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  • thehindu@vsnl.com
    ============================================================= This article has been sent to you by Ram Chandran ( rchandran@cox.net )
    Message 1 of 330 , Jul 1, 2002
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      Source: thThe Hindu (http://www.hinduonnet.com/2002/07/01/stories/2002070100590800.htm)

      Miscellaneous
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      Religion


      God can be known as existence




      CHENNAI
      JULY 1

      . The Absolute (Brahman or God of religion) is the subject matter of the scriptures and the key to understanding this unknown Reality is by adopting two approaches— as consciousness and as existence. By following either of them spiritual knowledge results when study of the scriptures is undertaken. In the Bhagavad Gita, Lord Krishna explains the Absolute as existence (Sat) by applying the method of superimposition, which is a way of explaining the unknown (Brahman) by progressing from what is known to human perception. This is logical also because a spiritual aspirant can be expected to evolve only gradually and has to start with what is familiar to him to understand the Absolute, which is the goal of his quest.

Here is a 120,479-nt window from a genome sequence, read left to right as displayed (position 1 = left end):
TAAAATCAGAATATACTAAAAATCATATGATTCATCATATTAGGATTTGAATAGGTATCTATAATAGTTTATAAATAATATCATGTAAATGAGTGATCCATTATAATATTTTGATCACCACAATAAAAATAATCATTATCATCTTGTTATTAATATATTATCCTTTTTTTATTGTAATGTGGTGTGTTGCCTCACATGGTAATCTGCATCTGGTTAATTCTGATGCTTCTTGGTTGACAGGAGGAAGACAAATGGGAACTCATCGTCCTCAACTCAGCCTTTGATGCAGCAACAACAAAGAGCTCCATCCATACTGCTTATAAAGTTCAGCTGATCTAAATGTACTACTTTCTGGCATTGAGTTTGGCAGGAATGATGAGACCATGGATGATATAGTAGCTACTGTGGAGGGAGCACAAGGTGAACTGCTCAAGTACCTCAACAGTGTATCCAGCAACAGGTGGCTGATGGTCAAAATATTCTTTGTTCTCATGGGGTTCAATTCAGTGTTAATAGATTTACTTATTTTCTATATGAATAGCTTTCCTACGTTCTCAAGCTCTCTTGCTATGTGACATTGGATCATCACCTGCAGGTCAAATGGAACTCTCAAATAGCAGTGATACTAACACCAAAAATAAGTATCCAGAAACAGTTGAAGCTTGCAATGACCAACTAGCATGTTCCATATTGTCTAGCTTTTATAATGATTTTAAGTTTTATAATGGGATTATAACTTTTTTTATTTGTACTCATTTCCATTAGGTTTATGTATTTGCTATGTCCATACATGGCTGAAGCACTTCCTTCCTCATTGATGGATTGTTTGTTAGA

The Gita says, "The eternal Being (Brahman) cannot be described either as existent or non-existent (in the way material objects perceived by senses are described). His hands and feet are everywhere. His eyes, ears and mouth grasp everything. His face is in all directions. He is the transcendent Spirit enveloping all that exist." This can be understood with example. A noun and an adjective have twofold functions. Both can reveal either the substance or the property. When we say "gold chain" the adjective "gold" reveals the substance with which the chain is made.

      In the statement, "He is a tall man", the adjective "tall" reveals the property. With these examples in mind, one has to approach the concept of the Absolute, which is unknown. It is obvious that which does not exist cannot be experienced. Hence, whatever can be experienced must have an existence. When one sees a desk the perception of this object amounts to experiencing, "The desk is", in which the "desk" is the noun and "is" performs the adjective function of revealing its property. So perception of an object or the entire universe, which is experienced by man, reveals the existence of the Absolute Reality. Instead of experiencing "existence" per se, man experiences "is-ness". The very fact that the "world is" points to "Absolute is". Existence hence could only be known through a medium, said Swamini Satyavratananda in her discourse.

      This can be appreciated with the example of asking someone to bring water. The person brings only a glass of water, as without a container it is not possible to bring water. Similarly existence is intangible and cannot be perceived without a name and form.






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    • thehindu@vsnl.com